You can also use the Continue attribute to apply more than one rate limiting policy. For example, you can have a general policy that applies a rate limit to all TCP traffic, and a subsequent policy that applies a different rate limit to web traffic.
On devices with a software version that supports modular CLI, you can create multiple-action policies including limiting.
Traffic limiting lets you set a bandwidth limit for specific types of traffic on Catalyst switch ports or VLANS. You can also define a burst size and an exceed burst size to further model the flow. These values define how much data can be sent from the buffer per time interval. For example, you can create a policy that limits aggregate web traffic on an interface to an average rate of 1024 kilobits/second, with a maximum burst of 2048 kilobits. This puts a cap on the bandwidth available to that traffic, ensuring that the remainder of the interface's bandwidth is available to other kinds of traffic. In this example, if web traffic does not fill 1024 kilobits/second with maximum bursts to 2048 kilobits, other kinds of traffic can use the unused bandwidth. If traffic bursts exceed the limits, packets are dropped or their precedence value is reduced (markdown).
QPM supports limiting on Catalyst 6000 switches running CatOS software, as well as Catalyst 6000 switches with Supervisor IOS software (identified as Cat6000(IOS) in QPM).
On both types of Catalyst 6000 switches, you can set bandwidth limits for the following types of flows:
You can select a limiting mechanism for traffic that conforms to the specified rate, either IP Precedence or DSCP.
You have two options for handling traffic that exceeds the specified limits:
You can set a queuing technique on a device's interface to manage how packets are queued to be sent through the interface. The technique you choose determines whether the traffic coloring characteristics of the packet are used or ignored.
These queuing techniques are primarily used for managing traffic congestion on an interface, that is, they determine the priority in which to send packets when there is more data than can be sent immediately:
FIFO queuing is the basic queuing technique. In FIFO queuing, packets are queued on a first come, first served basis: if packet A arrives at the interface before packet B, packet A leaves the interface before packet B. This is true even if packet B has a higher IP precedence than packet A since FIFO queuing ignores packet characteristics.
FIFO queuing works well on uncongested high-capacity interfaces that have minimal delay, or when you do not want to differentiate services for packets traveling through the device.
The disadvantage of FIFO queuing is that when a station starts a file transfer, it can consume all the bandwidth of a link to the detriment of interactive sessions. This phenomenon is referred to as a packet train because one source sends a "train" of packets to its destination and packets from other stations get caught behind the train.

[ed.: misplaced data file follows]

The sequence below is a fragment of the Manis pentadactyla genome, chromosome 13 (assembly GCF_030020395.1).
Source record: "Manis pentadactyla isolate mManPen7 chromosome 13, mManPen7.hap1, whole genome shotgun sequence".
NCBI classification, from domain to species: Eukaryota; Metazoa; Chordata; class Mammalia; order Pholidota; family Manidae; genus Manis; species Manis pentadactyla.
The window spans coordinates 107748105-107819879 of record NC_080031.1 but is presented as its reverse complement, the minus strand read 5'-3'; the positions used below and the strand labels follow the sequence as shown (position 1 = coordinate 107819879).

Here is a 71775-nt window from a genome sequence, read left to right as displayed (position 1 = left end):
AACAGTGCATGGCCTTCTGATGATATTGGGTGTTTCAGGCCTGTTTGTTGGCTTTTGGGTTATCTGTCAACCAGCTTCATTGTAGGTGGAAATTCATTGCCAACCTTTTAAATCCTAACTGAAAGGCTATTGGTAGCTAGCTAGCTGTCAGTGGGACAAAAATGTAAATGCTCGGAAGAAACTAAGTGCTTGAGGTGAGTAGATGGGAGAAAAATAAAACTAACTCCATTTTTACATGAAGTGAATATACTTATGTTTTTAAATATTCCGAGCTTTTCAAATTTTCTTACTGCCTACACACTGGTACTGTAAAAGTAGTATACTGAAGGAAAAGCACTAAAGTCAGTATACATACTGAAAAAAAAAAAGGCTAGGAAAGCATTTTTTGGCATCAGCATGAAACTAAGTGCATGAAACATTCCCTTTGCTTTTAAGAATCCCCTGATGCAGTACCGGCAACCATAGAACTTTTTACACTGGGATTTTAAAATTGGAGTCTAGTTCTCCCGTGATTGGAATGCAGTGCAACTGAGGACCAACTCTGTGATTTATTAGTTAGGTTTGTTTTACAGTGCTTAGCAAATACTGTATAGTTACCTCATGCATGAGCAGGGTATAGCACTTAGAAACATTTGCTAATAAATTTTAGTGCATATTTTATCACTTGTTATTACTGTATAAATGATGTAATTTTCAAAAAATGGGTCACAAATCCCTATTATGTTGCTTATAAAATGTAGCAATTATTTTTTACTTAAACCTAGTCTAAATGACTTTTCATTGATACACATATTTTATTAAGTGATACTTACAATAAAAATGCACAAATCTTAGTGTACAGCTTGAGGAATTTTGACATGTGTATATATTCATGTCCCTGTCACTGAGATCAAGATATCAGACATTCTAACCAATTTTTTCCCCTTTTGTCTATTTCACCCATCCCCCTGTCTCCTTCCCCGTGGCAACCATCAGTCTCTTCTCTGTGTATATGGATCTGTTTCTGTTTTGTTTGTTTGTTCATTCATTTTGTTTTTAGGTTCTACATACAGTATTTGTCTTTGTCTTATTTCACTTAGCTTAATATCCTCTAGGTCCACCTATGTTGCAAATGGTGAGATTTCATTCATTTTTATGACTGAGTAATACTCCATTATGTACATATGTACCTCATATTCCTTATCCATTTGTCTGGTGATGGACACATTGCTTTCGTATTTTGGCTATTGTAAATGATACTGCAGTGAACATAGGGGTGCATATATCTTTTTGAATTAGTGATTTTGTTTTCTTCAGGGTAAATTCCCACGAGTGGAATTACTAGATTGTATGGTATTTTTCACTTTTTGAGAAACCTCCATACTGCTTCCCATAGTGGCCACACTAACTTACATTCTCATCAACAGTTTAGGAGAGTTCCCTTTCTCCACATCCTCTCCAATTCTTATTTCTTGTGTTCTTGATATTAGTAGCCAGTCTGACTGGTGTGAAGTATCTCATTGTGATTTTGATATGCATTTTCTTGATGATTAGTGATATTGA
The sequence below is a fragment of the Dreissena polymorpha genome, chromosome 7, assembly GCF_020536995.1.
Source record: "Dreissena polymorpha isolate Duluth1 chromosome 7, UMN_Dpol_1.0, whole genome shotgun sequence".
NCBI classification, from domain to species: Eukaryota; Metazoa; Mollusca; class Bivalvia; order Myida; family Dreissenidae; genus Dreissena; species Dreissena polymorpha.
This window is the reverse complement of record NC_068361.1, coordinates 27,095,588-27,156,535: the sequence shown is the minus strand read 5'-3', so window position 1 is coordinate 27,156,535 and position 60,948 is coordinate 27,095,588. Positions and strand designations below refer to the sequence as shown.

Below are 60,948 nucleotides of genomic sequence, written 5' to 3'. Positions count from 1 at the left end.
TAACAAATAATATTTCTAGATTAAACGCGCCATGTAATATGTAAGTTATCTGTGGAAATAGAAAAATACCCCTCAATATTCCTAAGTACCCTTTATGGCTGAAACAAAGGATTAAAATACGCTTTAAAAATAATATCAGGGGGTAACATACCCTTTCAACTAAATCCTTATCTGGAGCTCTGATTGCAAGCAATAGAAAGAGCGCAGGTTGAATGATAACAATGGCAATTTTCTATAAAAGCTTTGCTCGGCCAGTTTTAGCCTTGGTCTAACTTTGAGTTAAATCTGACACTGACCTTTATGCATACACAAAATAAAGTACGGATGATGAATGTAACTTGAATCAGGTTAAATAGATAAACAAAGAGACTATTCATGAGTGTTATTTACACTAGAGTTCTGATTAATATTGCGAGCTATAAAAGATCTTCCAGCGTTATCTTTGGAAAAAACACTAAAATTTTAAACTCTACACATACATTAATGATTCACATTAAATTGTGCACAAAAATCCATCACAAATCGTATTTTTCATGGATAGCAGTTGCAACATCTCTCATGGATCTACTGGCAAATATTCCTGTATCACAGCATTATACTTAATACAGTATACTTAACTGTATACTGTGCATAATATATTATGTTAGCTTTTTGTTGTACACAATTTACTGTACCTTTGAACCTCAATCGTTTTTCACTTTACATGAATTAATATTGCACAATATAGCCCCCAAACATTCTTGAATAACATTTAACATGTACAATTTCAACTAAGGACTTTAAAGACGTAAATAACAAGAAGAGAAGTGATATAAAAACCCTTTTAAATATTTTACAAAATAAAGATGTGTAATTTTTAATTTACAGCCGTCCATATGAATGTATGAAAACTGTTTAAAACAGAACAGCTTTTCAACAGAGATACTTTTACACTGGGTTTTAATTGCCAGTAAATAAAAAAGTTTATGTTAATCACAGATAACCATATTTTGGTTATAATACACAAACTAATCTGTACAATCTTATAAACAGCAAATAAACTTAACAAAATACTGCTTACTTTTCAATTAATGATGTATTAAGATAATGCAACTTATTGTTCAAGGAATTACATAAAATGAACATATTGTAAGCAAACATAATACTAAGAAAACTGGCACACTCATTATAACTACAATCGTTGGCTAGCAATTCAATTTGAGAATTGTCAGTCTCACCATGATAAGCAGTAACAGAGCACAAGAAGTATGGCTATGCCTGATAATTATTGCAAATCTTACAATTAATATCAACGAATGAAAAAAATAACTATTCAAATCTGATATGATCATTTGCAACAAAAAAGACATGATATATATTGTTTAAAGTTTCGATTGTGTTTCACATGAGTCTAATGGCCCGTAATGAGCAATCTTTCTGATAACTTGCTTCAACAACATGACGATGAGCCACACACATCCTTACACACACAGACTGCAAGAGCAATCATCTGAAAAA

Policy Requirements for FIFO Queuing Interfaces
There are no specific requirements for creating policies on FIFO interfaces. You do not have to define any policies on these interfaces.
However, you can create traffic shaping or traffic limiting policies on FIFO interfaces to limit the bandwidth available to selected traffic.
You can also color the traffic on a FIFO interface, but the packet's color does not affect the queuing on the interface. However, if the interface supports committed access rate (CAR) classification and limiting, you can create a coloring policy that simultaneously creates a rate limit and colors the traffic.
FIFO's Relationship to Traffic Coloring
FIFO queuing treats all packets the same, meaning that whichever packet gets to the interface first is the first to go through the interface. Traffic shaping and traffic limiting policy statements can affect the bandwidth available to a packet based on its color, but FIFO does not use the coloring value to alter the packet's queuing.
Priority queuing is a rigid traffic prioritization scheme: if packet A has a higher priority than packet B, packet A always goes through the interface before packet B.
When you define an interface's QoS property as priority queuing, four queues are automatically created on the interface: high, medium, normal, and low. Packets are placed in these queues based on priority queuing policies you define on the interface. When there is no policy for unclassified traffic, unclassified packets are placed in the normal queue.
The disadvantage of priority queuing is that the higher queue is given absolute precedence over lower queues. For example, packets in the low queue are only sent when the high, medium, and normal queues are completely empty. If a queue is always full, the lower-priority queues are never serviced. They fill up and packets are lost. Thus, one particular kind of network traffic can come to dominate a priority queuing interface.